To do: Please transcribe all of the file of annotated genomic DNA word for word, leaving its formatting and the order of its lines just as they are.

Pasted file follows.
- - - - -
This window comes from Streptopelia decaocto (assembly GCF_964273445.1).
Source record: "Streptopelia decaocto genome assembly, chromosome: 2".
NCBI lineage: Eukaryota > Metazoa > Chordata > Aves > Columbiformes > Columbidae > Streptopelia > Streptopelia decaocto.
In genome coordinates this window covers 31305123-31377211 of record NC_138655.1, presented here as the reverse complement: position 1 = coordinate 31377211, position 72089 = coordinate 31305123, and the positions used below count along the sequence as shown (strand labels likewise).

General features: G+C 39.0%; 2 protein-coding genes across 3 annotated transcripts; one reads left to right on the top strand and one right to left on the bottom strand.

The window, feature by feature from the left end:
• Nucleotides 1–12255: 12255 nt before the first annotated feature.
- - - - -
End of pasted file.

This window comes from Streptopelia decaocto (assembly GCF_964273445.1).
Source record: "Streptopelia decaocto genome assembly, chromosome: 2".
NCBI lineage: Eukaryota > Metazoa > Chordata > Aves > Columbiformes > Columbidae > Streptopelia > Streptopelia decaocto.
In genome coordinates this window covers 31305123-31377211 of record NC_138655.1, presented here as the reverse complement: position 1 = coordinate 31377211, position 72089 = coordinate 31305123, and the positions used below count along the sequence as shown (strand labels likewise).

General features: G+C 39.0%; 2 protein-coding genes across 3 annotated transcripts; one reads left to right on the top strand and one right to left on the bottom strand.

The window, feature by feature from the left end:
• Nucleotides 1–12255: 12255 nt before the first annotated feature.